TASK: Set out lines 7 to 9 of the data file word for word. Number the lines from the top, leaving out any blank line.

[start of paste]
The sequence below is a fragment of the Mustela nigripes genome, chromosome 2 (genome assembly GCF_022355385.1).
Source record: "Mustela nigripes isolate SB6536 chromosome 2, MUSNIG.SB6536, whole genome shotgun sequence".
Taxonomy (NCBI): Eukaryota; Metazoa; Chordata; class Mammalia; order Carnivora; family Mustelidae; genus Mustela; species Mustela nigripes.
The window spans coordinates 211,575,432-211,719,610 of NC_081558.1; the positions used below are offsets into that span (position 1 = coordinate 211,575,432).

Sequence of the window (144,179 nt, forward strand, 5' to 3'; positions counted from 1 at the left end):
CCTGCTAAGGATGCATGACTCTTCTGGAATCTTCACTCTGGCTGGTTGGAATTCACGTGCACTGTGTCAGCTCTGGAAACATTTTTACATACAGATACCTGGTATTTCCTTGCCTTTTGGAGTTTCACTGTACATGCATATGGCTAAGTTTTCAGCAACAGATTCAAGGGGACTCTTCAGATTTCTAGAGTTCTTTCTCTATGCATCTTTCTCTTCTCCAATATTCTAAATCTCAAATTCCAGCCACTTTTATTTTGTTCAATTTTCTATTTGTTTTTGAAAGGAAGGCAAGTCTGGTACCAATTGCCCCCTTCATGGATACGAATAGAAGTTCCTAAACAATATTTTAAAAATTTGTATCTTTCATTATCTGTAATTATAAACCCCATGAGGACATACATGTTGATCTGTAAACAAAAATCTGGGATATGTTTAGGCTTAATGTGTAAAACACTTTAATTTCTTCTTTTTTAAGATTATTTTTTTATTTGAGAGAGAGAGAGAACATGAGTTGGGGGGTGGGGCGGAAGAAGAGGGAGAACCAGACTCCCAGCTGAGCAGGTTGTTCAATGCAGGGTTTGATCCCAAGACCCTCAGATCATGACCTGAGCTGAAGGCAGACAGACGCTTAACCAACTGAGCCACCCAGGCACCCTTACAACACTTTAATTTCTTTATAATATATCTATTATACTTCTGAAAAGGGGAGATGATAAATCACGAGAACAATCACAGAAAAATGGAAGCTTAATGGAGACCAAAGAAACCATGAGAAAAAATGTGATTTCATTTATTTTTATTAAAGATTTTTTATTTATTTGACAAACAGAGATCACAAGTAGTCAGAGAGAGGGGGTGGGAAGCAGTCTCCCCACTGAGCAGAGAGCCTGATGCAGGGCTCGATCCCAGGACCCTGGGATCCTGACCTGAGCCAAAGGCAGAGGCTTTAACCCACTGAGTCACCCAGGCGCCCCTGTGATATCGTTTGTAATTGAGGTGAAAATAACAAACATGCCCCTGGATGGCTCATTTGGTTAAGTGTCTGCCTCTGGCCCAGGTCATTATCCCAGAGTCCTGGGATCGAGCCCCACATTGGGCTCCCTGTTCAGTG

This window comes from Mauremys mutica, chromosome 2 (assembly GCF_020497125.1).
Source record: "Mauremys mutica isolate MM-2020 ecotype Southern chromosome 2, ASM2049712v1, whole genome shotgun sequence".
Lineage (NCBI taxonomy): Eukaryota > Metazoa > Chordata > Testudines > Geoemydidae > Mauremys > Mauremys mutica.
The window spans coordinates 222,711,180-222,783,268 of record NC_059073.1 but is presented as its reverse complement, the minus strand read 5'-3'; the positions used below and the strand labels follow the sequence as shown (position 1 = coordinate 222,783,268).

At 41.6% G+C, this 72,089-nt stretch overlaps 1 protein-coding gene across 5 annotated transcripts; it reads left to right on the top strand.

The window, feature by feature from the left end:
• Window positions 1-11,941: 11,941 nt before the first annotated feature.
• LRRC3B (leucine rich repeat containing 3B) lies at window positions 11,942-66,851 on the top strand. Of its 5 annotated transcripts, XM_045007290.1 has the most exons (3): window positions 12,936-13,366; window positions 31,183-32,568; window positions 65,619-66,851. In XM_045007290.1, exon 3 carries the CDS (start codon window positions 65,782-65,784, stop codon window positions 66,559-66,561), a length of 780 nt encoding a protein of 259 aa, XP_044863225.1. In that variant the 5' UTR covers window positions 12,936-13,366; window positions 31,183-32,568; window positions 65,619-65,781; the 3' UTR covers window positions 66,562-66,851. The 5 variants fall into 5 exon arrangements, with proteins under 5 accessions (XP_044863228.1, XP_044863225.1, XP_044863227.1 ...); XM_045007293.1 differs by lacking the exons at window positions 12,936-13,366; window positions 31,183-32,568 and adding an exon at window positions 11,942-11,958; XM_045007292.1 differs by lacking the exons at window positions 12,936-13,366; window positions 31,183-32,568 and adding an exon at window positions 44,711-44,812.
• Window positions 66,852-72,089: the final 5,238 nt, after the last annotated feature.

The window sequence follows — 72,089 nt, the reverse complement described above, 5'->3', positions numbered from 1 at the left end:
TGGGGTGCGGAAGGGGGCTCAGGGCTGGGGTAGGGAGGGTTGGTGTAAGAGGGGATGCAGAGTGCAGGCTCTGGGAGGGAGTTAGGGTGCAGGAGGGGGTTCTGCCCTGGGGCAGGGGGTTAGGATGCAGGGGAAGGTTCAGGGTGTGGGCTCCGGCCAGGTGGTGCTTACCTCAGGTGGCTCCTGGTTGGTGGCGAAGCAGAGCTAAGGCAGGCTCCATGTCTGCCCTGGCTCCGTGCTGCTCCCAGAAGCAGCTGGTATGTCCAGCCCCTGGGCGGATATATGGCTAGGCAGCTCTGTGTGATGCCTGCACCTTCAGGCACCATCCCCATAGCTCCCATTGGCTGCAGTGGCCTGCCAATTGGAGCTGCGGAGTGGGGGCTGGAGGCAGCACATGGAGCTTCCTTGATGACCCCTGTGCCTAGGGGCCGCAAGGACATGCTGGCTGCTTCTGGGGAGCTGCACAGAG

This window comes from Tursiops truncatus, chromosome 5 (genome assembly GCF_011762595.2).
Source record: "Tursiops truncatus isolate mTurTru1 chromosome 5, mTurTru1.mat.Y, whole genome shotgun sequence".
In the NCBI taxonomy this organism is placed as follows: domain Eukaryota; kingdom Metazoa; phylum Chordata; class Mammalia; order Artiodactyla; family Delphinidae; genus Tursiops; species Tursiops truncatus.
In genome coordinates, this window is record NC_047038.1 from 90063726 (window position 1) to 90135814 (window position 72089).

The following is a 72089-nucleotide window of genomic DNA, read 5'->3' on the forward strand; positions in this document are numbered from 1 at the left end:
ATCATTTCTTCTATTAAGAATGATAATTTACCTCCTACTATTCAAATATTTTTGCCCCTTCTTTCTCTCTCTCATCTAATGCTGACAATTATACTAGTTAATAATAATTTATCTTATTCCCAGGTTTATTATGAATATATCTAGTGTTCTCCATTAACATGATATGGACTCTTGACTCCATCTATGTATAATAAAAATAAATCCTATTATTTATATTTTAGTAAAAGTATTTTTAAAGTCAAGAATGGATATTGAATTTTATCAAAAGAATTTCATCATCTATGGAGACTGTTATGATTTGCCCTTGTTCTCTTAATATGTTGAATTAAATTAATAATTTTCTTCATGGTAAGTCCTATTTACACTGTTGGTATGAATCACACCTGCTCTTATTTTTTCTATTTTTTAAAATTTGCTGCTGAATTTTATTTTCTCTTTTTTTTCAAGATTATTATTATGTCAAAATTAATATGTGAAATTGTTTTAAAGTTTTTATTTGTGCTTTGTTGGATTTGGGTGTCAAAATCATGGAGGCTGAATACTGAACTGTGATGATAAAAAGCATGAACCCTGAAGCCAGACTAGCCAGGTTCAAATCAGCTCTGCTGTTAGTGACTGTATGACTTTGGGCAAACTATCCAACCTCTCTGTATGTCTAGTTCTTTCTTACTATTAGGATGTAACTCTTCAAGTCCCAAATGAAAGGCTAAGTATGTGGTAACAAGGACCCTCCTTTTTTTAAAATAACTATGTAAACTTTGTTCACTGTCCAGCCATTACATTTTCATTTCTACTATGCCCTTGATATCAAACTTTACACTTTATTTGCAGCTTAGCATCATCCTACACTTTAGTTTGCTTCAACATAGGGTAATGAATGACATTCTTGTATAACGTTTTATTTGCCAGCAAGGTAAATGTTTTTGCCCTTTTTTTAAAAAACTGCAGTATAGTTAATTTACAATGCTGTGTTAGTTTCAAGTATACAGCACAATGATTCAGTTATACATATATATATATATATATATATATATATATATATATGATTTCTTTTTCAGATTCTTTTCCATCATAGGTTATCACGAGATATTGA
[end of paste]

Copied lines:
This window comes from Mauremys mutica, chromosome 2 (assembly GCF_020497125.1).
Source record: "Mauremys mutica isolate MM-2020 ecotype Southern chromosome 2, ASM2049712v1, whole genome shotgun sequence".
Lineage (NCBI taxonomy): Eukaryota > Metazoa > Chordata > Testudines > Geoemydidae > Mauremys > Mauremys mutica.